Collagen: it crops up in everything from smoothies to serums and interest in the squishy stuff has been soaring. The Holland & Barrett 2022 Wellness Report revealed a recent 94% rise in sales of ingestible collagen, while a 1,570% increase in searches for ‘collagen’ on the Boots website prompted the development of an entire collagen-based skincare range. But, far from being a buzzy new skincare and wellness ingredient, we’re all born with an abundance of collagen. So why might we need a collagen boost?
The benefits of collagen
Collagen is the body’s main structural protein, providing tissues with cushioning, bulk and support. It makes up 30% of the body’s protein and up to 80% of the skin’s, but internal production of collagen slows down from our mid-20s, with skin losing at least 1% a year and a whopping 30% in the first five years post-menopause. Little wonder, then, that skin becomes increasingly slack and lined as the years go by. Joints get creakier, too, so maintaining our collagen stores is also important for an agile old age. How that is best undertaken, however, is a matter of debate, especially when it comes to skin.
While collagen levels in men and women naturally decline with age, hormonal changes around the time of the menopause mean that women are especially vulnerable to collagen loss. Dermatologist Dr Ne Win explains that “as menopause progresses, loss of oestrogen results in a rapid decrease of collagen in your skin.”
Other collagen-stealers include sun exposure, pollution and smoking (‘tobacco prevents the formation of collagen in the skin’ according to health directory Patient.info). An unhealthy diet can also cause collagen to diminish, as excess alcohol and sugar cause juicy grape-like collagen cells to stiffen and cease to function through a process called glycation.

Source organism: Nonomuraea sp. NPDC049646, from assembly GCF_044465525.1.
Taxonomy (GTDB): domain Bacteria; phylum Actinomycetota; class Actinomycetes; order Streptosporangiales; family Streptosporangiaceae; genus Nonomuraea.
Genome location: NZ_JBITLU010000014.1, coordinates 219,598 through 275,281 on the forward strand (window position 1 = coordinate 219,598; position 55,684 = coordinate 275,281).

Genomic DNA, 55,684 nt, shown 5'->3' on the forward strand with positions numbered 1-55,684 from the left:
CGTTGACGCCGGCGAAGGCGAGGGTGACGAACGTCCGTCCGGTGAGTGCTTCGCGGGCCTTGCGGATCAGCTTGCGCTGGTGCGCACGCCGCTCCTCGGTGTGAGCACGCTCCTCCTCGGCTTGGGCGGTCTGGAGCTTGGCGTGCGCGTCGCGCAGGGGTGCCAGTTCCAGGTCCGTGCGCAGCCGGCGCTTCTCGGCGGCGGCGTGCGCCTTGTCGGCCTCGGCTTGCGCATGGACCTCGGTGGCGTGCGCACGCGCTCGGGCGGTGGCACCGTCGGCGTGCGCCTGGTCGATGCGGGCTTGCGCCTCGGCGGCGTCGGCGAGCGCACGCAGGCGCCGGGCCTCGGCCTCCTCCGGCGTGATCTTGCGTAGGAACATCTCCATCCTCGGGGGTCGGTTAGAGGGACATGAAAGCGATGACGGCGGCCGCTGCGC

What foods are high in collagen?
Bone broth is an increasingly well-known collagen booster thanks to the fact that it’s rich in the amino acids that form the building blocks that your body needs to create its own proteins, including collagen. You needn’t boil up a vat of pig’s trotters to get your daily collagen fix, however. Foods high in collagen include meat, fish, dairy products and eggs, with plant-based protein such as soy, beans, nuts, seeds and fungi also helping your body to produce its own collagen.
Certain vitamins and minerals also play a key role in collagen production. Vitamin C boosts collagen levels, as does silica (found in oats, cereals and bananas), copper (found in mushrooms and cocoa) and sulphur (eat lots of garlic). Essentially, a collagen-boosting diet should include a varied mix of proteins, vegetables and grains that are high in fibre.
Do collagen supplements really work?
Collagen supplements and powders have been endorsed by everyone from Jennifer Aniston to Khloé Kardashian to Andy Murray. The theory behind them is that a sudden influx of hydrolysed collagen (collagen proteins broken down into smaller molecules called collagen peptides, which are more ‘available’ to be used by the body) tricks the body into believing that tissue damage has occurred, kickstarting new collagen production.
But for this process to happen, the peptides must pass through the stomach without being broken down by stomach acid into their composite amino acids, a process deemed by some to be virtually impossible. Even if collagen peptides did make it into the bloodstream intact, there is no guarantee they will precision-target the skin, says nutritionist and author Ian Marber. He believes that other sources of ingestible amino acids (such as protein shakes or jelly made with gelatin) work just as well . Again, they won’t necessarily favour the skin over any other tissues that the body needs to repair, but they will be ‘just as effective’ at doing that as the collagen peptides and ‘probably at a more reasonable price.’
How to choose a collagen supplement for skin
There are ways, some insist, to get collagen peptides through the stomach in one piece. Ingenious Beauty Ultimate Collagen, £60 for a 30-day supply, comes in special ‘enteric’ capsules: acid-proof vessels that have been shown can make it safely through the digestive juices.
Another skin-plumping strategy is to ramp up the amount of hydrolysed collagen in your supplement. Look for ‘hydrolysed collagen’, ‘collagen peptides’ or ‘collagen hydrolysate’ on the label – the most effective sources are from fish offal, known as marine collagen, and bovine collagen, made from cow bones that have been boiled down (in essence, concentrated bone broth).